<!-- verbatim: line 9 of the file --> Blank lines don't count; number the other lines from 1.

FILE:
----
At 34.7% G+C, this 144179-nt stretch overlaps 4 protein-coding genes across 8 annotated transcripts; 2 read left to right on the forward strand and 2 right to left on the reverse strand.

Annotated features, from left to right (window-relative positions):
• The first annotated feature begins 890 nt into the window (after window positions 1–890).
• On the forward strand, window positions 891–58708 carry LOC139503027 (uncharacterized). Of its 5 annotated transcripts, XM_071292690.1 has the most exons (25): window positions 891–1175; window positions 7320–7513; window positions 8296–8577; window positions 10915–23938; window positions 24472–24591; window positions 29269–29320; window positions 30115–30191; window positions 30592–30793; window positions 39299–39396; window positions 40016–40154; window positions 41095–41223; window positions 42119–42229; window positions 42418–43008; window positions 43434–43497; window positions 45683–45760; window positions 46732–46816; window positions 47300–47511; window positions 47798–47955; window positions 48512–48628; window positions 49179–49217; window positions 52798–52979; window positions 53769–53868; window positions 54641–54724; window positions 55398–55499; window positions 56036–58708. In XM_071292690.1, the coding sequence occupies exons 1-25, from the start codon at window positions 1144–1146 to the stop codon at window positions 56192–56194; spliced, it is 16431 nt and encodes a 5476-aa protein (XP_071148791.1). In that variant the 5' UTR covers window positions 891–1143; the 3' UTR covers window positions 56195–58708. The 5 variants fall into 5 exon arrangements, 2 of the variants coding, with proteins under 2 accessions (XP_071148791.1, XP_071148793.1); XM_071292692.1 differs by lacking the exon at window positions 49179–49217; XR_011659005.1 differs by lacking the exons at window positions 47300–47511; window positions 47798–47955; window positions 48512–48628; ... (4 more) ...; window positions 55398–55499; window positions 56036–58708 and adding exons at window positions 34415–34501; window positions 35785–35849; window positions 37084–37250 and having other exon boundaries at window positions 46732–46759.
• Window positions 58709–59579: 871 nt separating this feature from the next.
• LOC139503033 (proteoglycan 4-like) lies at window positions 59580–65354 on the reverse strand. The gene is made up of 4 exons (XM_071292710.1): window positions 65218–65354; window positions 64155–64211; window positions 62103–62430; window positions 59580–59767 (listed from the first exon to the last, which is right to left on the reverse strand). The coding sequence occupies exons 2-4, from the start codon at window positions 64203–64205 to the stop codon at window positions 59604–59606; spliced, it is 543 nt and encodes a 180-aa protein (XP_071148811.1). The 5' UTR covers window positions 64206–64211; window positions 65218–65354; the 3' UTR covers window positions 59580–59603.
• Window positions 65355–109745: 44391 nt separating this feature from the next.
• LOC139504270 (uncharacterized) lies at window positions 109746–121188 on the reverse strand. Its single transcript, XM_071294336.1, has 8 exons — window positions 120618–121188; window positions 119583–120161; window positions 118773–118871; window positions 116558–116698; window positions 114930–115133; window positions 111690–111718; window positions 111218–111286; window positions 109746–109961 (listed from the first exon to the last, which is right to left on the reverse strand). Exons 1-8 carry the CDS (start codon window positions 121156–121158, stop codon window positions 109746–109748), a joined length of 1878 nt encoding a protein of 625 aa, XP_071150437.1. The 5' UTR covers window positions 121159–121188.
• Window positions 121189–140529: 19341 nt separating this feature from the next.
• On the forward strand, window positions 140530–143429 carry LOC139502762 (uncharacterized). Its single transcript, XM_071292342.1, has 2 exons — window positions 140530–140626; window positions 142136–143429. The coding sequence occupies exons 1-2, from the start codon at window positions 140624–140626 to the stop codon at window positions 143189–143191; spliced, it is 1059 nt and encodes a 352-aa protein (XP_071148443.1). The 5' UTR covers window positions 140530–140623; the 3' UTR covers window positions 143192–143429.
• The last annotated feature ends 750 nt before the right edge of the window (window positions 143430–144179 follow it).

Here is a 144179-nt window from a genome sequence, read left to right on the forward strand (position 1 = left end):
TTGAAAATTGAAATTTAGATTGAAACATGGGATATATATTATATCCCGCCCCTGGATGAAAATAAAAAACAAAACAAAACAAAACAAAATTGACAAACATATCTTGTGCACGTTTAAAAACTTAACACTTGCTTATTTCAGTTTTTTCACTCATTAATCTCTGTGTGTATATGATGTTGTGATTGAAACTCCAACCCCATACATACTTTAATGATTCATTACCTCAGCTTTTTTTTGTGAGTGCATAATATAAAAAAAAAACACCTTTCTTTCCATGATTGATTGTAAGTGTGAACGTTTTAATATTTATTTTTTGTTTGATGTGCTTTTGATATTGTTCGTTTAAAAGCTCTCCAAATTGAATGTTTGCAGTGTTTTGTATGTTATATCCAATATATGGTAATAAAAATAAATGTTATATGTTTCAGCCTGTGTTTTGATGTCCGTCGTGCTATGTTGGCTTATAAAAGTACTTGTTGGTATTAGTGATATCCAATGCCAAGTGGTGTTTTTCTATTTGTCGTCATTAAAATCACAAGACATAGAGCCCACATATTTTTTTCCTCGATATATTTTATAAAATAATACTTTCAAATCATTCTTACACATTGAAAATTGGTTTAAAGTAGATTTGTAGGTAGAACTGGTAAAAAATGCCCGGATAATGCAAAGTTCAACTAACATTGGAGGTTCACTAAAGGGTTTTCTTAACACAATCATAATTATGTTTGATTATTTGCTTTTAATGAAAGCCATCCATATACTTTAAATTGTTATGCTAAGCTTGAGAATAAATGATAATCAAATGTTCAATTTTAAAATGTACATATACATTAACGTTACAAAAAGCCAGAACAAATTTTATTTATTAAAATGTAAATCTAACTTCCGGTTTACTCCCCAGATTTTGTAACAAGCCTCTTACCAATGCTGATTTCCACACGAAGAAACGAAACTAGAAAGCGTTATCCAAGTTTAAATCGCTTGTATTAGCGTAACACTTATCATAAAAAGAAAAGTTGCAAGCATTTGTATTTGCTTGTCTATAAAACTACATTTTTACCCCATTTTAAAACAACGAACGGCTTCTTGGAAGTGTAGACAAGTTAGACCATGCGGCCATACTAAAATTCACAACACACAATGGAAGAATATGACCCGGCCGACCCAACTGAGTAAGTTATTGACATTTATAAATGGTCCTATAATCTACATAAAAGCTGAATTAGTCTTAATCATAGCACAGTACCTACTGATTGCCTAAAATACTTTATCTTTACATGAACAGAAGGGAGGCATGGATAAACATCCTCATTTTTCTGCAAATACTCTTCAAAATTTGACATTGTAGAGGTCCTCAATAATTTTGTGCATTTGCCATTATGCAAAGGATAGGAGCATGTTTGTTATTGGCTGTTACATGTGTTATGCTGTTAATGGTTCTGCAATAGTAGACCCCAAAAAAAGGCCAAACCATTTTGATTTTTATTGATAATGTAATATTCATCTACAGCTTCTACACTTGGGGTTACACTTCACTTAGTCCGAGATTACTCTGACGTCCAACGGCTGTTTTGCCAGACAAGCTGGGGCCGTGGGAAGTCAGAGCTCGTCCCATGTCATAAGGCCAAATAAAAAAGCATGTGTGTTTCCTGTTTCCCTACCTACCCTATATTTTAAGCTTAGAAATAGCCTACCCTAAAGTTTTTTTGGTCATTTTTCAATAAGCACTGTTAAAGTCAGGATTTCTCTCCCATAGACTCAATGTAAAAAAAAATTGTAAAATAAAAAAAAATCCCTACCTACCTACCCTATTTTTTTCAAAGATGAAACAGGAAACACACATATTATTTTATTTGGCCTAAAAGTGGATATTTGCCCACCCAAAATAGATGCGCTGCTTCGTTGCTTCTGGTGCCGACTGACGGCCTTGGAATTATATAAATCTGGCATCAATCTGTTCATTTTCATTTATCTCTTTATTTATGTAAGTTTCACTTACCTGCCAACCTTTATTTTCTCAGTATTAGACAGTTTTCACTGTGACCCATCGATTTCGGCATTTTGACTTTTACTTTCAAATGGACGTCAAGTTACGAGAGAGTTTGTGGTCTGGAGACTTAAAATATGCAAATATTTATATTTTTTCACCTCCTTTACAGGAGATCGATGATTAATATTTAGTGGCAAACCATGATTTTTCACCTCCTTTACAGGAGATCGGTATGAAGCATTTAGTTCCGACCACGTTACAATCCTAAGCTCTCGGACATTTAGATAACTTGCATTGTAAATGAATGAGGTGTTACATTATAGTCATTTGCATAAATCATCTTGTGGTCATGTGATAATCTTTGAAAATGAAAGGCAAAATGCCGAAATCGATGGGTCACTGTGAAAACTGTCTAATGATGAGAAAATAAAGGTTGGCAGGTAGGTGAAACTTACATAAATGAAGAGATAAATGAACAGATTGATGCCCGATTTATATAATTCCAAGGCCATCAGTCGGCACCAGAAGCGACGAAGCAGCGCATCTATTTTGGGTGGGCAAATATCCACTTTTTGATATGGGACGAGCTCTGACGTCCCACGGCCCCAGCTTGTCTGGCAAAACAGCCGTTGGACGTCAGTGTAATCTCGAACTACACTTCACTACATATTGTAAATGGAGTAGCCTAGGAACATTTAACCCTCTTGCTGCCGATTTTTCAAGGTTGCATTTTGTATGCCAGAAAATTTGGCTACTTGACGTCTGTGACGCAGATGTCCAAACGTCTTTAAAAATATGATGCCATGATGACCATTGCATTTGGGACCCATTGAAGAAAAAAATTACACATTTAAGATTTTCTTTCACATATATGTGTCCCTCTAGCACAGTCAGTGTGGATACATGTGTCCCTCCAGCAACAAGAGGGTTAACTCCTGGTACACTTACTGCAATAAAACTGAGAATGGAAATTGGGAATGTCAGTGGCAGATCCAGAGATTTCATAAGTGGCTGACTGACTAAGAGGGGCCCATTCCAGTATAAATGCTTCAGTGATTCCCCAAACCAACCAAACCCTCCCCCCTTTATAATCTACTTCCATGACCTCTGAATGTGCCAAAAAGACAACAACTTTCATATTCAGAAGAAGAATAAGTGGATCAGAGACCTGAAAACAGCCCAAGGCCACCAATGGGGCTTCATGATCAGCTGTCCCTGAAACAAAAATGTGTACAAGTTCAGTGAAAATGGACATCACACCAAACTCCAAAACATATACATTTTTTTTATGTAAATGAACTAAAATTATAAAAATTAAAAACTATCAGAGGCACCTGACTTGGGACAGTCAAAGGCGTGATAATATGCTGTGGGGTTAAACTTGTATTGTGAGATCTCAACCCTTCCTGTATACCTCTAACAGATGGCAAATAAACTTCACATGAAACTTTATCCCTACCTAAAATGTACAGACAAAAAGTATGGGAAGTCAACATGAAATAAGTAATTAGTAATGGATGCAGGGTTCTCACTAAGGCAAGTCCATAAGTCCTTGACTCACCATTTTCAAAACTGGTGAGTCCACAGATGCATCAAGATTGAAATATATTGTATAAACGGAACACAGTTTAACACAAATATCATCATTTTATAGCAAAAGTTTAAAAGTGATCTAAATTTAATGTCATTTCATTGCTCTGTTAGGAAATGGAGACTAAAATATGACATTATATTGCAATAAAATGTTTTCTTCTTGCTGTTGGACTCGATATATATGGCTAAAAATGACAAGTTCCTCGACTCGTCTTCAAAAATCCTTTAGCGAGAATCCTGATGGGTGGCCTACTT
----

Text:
• Window positions 121189–140529: 19341 nt separating this feature from the next.